Translation Guy Blog
When too many languages is not enough.
In this year of the XLVIII SUPER Bowl, America’s greatest pageant, now with far too many Roman numerals to count, two Sunday’s ago we celebrated the first “pot bowl” in the history of the National Football League, dude, as two awesome stoner-state rivals met to decide football fate in the Garden State. This was the high ceremony of America in all its consumerist majesty, Jersey-style traffic complimentary.
It’s been 10 years since Janet Jackson’s wardrobe malfunction. This year Coke grabbed the brass ring of Superbowl controversy for their version of “America the Beautiful, sung in seven different languages. This multilingual move triggered press reports of controversy:
CBS news reported, “Coca-Cola Super Bowl ad stirs controversy with a multilingual version of ‘America the Beautiful.’”
The Coke spot is familiar, happy non-traditional families, happy multiethnic faces. And full of multi-lingual voices singing that old American standard, “America the Beautiful.” Many found it jarring to hear this old patriotic classic sung in languages other than English. But Coke is beautiful.
Surely this was a consideration of those savvy salesman eager to extend their viral reach. The outcome and outrage was certainly predictable.
The response of a few on Facebook and YouTube was enough to advance the narrative for the press. Again from CBS:
The company’s official Facebook page was inundated with comments after the spot appeared during Super Bowl XLVIII. Though some showed support for the diversity shown in the ad, many others expressed displeasure.
“Today we are throwing away all our Coca-Cola products and replacing them with Faygo,” the Facebook page for the Tri-County Congregational Church in St. Cloud, Minn. wrote. “Faygo represents Christian Values and follows the Constitution. Mexicans singing the National Anthem is an abomination.”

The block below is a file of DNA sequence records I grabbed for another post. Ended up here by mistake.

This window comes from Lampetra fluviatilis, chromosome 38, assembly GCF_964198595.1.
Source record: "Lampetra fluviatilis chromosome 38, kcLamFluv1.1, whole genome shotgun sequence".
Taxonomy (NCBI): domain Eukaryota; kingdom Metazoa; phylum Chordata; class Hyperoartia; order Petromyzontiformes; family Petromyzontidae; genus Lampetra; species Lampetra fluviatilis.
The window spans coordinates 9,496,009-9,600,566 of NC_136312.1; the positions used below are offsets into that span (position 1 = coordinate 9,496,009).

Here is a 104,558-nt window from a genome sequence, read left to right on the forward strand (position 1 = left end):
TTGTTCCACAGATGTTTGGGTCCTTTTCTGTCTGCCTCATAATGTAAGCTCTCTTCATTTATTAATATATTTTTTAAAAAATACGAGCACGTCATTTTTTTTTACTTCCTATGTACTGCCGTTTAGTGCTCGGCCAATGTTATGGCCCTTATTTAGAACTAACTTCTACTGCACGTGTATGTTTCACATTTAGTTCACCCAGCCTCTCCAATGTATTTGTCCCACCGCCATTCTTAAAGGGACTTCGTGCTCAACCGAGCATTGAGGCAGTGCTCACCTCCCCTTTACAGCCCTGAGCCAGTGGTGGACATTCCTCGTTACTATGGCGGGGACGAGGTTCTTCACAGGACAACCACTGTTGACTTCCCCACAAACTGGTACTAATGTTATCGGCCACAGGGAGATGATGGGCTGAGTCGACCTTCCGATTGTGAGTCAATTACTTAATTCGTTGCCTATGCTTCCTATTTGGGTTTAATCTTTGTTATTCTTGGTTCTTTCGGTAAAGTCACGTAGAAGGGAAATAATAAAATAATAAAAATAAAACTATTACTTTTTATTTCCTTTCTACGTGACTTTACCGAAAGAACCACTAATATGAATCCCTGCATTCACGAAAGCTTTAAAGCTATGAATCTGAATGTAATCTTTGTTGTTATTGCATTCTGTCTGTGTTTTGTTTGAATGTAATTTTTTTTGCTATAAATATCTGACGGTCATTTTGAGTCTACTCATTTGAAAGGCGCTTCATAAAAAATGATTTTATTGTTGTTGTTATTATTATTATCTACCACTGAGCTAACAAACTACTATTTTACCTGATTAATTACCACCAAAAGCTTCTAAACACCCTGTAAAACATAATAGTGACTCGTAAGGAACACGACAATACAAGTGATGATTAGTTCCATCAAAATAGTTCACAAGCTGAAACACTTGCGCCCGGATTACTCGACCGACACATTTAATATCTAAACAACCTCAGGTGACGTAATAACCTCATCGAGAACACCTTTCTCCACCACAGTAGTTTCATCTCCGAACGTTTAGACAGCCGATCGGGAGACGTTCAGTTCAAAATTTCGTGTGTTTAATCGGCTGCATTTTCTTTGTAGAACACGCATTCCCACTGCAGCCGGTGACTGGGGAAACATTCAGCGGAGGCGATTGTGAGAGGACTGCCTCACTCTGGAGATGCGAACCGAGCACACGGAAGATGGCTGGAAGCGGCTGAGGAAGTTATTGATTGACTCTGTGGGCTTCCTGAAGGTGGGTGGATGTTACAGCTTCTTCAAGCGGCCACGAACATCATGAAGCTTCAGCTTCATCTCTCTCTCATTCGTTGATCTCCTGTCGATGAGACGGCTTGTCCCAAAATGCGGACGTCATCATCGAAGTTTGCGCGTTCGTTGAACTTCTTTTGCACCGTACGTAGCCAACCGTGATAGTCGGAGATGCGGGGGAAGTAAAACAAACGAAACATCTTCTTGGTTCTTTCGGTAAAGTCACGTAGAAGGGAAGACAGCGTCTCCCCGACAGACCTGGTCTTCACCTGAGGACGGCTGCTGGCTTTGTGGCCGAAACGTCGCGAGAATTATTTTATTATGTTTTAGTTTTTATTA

Added Facebook user Jamey Mikels, “It is not bigotry to demand that we have a unified language in the UNITED STATES [sic]. If we do not have that we are no better than the 3rd world cesspool dwellers that refuse to lift THEMSELVES [sic] up. The language is what helps us to get along. Having multiple languages just keeps people separated into different communities rather becoming ONE [sic] great Nation [sic]! This commercial was put out to make self hating white people feel good!”
I had to go straight to Coke’s Facebook page (my first time) to check it out. The page was inundated with righteous indignation in favor of the ad, not against it. Gee, what a surprise to discover that Americans on Facebook find the idea of brotherhood from sea to shining sea really appealing. On YouTube, 14K like, and 3k don’t, a little negative, but what a nice controversy to boost branding. A great exercise in how to do well by doing good. I suppose I’m only encouraging them in my own minor way.
Slayer of straw-men, Jon Stewart was outraged, naturally. It all seems so tedious–jejune even. (finally after 40 years I’ve worked that word into a sentence. No wonder I need an editor.)
Maybe the real news is that no one really gives a damn, but then that wouldn’t be news. Is it a brand thing? Full disclosure: at 1-800-Translate, we’re Pepsi, not Coke.
In a way I feel as if I’ve been used. But that’s what the Internet is for Love to get some first impressions from people who heard the song this song last Sunday. Controversy or no? (Page visits without a comment will be counted as a “no.”)
…But wait…. there’s more. What about the languages that didn’t make it on to the Coke spot? What about the left-behind languages. Great parody dedicated to really lost languages here: